Promoting Readiness of Minors in Supplemental Security Income (PROMISE): Maryland PROMISE Process Analysis Report

Publisher: Washington, DC: Center for Studying Disability Policy, Mathematica Policy Research
Jun 21, 2018
Authors
Jacqueline Kauff, Todd Honeycutt, Karen Katz, Joseph Mastrianni, and Adele Rizzuto

Key Findings:

  • The Maryland Department of Disabilities (MDOD) was the lead agency for the statewide MD PROMISE program. Representatives from six other state agencies participated on a PROMISE steering committee, which supported and worked collaboratively with the program. MDOD contracted with one organization to provide intensive technical assistance on service delivery to program staff, and three other organizations to provide the following key services to treatment group youth and their families: (1) assertive case management and employment-related services; (2) benefits counseling; and (3) financial education services.
  • Three years into program operations, 92 percent of treatment group youth had participated to some extent in MD PROMISE. Almost two-thirds had participated in an unpaid work experience and almost half in a paid work experience. At least half (and perhaps as many as four-fifths) of participants had received some type of benefits counseling, though the intensity of that counseling tended to be low—typically a single in-person or telephone consultation. Between one-quarter and one-third received some form of financial education. In addition, the program had facilitated linkages to adult service providers for over one-third of participating youth and linkages to post-secondary services or opportunities for an equal number.
  • Even before MD PROMISE began, MDOD had strong working relationships with the state agencies and contractors that subsequently became partners in the program. Those relationships became stronger and collaboration among the partners increased as PROMISE services rolled out.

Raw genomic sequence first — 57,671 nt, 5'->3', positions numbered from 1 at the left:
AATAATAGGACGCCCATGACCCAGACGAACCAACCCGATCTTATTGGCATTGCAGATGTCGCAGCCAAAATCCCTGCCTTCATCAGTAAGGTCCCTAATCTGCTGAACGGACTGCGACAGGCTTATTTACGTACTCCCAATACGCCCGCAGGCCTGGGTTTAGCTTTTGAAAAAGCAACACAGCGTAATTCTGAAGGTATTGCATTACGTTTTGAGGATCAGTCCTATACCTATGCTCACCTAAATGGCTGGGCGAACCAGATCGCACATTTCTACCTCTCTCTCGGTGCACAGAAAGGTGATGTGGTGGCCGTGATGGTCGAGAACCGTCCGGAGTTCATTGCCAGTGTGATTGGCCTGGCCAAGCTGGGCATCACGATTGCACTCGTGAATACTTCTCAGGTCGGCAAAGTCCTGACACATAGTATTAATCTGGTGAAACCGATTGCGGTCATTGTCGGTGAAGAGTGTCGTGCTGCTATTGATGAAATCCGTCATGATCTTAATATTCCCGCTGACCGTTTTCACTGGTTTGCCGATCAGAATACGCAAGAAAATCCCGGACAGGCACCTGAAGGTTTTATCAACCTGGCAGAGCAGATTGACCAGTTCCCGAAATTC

• The process analysis suggested that conditions were favorable for observing positive impacts of the program on youth. Most treatment group youth received some key services from the program, control group youth had only limited access to services similar to those MD PROMISE provided, and there was virtually no risk that control group youth received MD PROMISE services. The parents and guardians of very few treatment group youth received employment or other services, however, so the prospects for impacts on those individuals were less favorable.
PROMISE—Promoting Readiness of Minors in Supplemental Security Income (SSI)—was a joint initiative of the U.S. Department of Education (ED), the Social Security Administration (SSA), the U.S. Department of Health and Human Services, and the U.S. Department of Labor to fund and evaluate programs to promote positive changes in the lives of youth who were receiving SSI and their families. Under cooperative agreements with ED, six entities across 11 states enrolled SSI youth ages 14 through 16 and implemented demonstration programs intended to (1) provide educational, vocational, and other services to youth and their families and (2) make better use of existing resources by improving service coordination among state and local agencies. Under contract to SSA, Mathematica Policy Research is evaluating how the programs were implemented and operated, their impacts on SSI payments and education and employment outcomes for youth and their families (using an experimental design under which we randomly assigned youth to treatment or control groups), and their cost-effectiveness. In this report, we present findings from the process analysis of the first three years of the implementation and operation of the Maryland PROMISE program, known as MD PROMISE. The findings are based on data collected through April 2017 via site visits to MD PROMISE, telephone interviews with and social network surveys of program administrators and staff, and the management information system that the program’s staff used to record their efforts. The report describes how MD PROMISE engaged with youth, the services the program provided to them and their families, and the collaborations the program fostered to support its efforts. It also highlights information about the experiences of control group youth that could have implications for the evaluation’s impact analysis.